KELLY122581 thanks a lot for such a good explanation. It was a pleasure learning about this hot Yoga environment, not that I would go to any studio like this, I don't like humid and hot myself despite the fact that I live in Houston and I just have enough of that every summer, lol
PETALIA how interesting that you yoga practice is in a hot environment!
What makes a person who they are, are the choices they make. Albus Dumbledore
Our choices define us. E. Kant
If you keep believing in yourself and seek enthusiasm inside your soul, things will get simpler, more spontaneous. P. Coelho
Knowledge is like the wind, once you obtain it, you can go anywhere. Yellow Hare(Native-American Chief)
current weight: 120.8
Fitness Minutes: (9,341) Posts: 178 11/11/12 9:33 A
Thanks Kelly, your post is very informative and interesting. I've been practicing Baptiste hot power Vinyasa yoga for a bit over a year. My teachers are extraordinary. I feel so grateful. I like that the room is heated to just around body temperature, usually just under 100*F. I practice Ujjayi breathing and I never knew of the explanation you gave. It makes a lot of sense. I've thought of this type of Vinyasa flow yoga as a sort of meditation, with the vocal Ujjayi breath being an anchor to the whole practice, the asanas taking a backseat to the breath. Thanks again.
Hey there, I guess it depends on what kind of hot yoga you are doing. But there are some general pieces of advice i can offer
I used to work at a Baptiste style "power yoga" studio where we had a heated studio. It was heated to about 90 degrees (85-95 depending on the season). There are also Bikram studios that are heated until 104 degrees, and some other styles that heat to lower levels.
The reasoning behind using heat is that supposedly your joints and muscles will be warmer and you can stretch them further. Also, you sweat more, so you release some toxins.
If I were to give you a number one suggestion, it is make SURE you are well hydrated! Drink before you go, drink after class, and have a bottle with you and drink when you are thirsty. Some Bikram teachers frown on the practice of drinking in class - I even had a teacher yell at me once for it. But I personally think this is ridiculous, and the rest of the yoga community believes in listening to your body, so if your body is saying you need water, drink. Because you DO sweat more in a warm room.
Second piece of advice - practice Ujjayi breathing techniques, specifically breathing through your nose, for two reasons. 1) you will dehydrate less if you breathe through your nose, and 2) the warm air will have longer to acclimate to body temperature before hitting the sensitive tissues in your lungs.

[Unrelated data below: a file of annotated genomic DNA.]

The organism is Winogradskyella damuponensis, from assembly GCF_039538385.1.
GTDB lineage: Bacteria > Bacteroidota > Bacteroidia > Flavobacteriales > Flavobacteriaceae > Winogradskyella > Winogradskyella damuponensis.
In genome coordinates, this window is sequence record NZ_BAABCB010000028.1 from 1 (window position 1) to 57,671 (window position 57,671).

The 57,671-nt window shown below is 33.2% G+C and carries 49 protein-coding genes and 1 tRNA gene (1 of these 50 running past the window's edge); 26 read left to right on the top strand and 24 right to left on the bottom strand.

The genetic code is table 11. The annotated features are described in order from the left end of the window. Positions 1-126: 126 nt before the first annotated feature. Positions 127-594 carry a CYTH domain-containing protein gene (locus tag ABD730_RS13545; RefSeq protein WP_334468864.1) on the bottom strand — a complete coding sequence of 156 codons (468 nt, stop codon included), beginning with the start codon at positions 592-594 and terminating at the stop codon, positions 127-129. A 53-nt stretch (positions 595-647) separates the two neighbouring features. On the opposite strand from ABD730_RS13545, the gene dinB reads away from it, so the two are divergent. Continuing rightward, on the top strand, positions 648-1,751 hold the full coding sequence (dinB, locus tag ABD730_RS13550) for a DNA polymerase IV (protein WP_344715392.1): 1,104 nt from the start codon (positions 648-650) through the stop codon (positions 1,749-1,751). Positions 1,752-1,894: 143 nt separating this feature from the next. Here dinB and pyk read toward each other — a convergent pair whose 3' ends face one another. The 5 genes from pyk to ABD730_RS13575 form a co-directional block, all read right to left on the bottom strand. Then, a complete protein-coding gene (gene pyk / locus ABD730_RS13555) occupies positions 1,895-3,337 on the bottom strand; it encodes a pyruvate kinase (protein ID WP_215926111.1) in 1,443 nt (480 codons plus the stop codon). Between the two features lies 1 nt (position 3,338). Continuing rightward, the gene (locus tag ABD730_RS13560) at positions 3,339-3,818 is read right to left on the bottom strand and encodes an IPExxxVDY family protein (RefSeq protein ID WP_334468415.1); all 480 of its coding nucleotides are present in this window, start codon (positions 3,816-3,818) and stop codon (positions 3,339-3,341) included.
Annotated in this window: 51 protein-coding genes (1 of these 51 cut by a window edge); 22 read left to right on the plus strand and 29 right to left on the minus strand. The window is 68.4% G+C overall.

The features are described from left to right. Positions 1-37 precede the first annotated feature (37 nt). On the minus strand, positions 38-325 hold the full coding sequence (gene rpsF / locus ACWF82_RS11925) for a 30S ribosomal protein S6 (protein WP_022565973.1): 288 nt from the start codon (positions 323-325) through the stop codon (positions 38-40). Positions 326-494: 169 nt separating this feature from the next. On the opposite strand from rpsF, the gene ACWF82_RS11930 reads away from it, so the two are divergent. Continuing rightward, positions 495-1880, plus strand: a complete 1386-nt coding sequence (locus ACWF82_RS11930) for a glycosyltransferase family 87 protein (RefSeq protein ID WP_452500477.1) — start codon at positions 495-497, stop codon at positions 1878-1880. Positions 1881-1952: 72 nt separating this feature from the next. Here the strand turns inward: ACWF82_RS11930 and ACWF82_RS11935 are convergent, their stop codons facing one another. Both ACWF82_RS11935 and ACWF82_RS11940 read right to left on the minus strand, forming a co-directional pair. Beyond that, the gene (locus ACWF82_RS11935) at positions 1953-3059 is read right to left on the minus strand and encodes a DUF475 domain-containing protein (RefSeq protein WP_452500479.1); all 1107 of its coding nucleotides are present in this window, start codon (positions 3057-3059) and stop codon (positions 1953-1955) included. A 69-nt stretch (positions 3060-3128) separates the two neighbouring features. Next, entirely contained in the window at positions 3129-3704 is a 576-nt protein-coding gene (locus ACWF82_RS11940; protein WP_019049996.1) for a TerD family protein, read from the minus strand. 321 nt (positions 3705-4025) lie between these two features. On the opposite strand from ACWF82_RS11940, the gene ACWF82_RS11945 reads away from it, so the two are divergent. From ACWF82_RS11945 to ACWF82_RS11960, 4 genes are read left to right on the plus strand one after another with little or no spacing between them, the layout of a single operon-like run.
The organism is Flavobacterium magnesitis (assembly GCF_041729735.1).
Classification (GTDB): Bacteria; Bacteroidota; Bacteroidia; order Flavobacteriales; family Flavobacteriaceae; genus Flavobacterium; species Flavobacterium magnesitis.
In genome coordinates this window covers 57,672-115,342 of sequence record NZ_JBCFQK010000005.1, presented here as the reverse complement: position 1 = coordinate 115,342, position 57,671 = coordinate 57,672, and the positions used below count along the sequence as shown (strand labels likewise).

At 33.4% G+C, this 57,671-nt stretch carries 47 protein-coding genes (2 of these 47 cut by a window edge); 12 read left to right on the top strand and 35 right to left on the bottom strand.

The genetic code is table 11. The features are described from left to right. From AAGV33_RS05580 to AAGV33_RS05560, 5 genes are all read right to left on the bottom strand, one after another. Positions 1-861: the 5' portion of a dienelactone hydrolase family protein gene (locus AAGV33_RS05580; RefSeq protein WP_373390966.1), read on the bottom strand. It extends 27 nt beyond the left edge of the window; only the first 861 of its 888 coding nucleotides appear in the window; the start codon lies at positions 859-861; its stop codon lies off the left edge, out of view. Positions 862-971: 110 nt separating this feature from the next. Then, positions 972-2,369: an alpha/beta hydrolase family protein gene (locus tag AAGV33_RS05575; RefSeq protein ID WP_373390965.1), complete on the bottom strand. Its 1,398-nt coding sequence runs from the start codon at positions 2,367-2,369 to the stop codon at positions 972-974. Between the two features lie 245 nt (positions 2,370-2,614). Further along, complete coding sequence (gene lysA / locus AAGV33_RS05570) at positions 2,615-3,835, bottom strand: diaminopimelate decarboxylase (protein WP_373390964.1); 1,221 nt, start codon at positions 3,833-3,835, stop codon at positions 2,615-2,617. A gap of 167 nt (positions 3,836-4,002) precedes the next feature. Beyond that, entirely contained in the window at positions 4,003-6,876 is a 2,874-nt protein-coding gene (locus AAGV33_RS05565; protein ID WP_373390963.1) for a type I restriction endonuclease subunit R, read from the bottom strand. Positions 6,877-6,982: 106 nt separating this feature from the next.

Third piece of advice - bring a towel. You will sweat more and more, the more you go to a hot yoga class. As you get used to working in the heat and you sweat glands open up, you will begin to feel like a human spigot. Having a towel will help you keep your hands and feet dry, and you can put it under your body when things start to get slippery (slippery yoga is a dangerous situation).
If you start to feel nauseated or dizzy in a heated class (more than you might in a normal class), leave class and drink some water. These can be symptoms of overheating.
Last but not least. The heat will make you more flexible... so do still be careful stretching. Especially toward the beginning of the class, and in other non-heated situations. If you get used to how far you can bend in a warm room, and you try to force yourself there in other situations, you can get hurt (take my humbled word for it).
Oh, I forgot..... most importantly.... HAVE FUN! Hot yoga has a lot of nice benefits that are really fun if you respect it and take care of yourself!!! :-)
current weight: 174.0
Fitness Minutes: (9,341) Posts: 178 11/10/12 11:07 A
Today was my first time doing hot yoga and i thought it was amazing! I was wondering who has tried it and what they thought of it or any insight about the practice since im new to heat yoga * but not to yoga* :) thanks!
SparkPeople, SparkCoach, SparkPages, SparkPoints, SparkDiet, SparkAmerica, SparkRecipes, DailySpark, and other marks are trademarks of SparkPeople, Inc. All Rights Reserved. No portion of this website can be used without the permission of SparkPeople or its authorized affiliates.
SPARKPEOPLE is a registered trademark of SparkPeople, Inc. in the United States, European Union, Canada, and Australia. All rights reserved.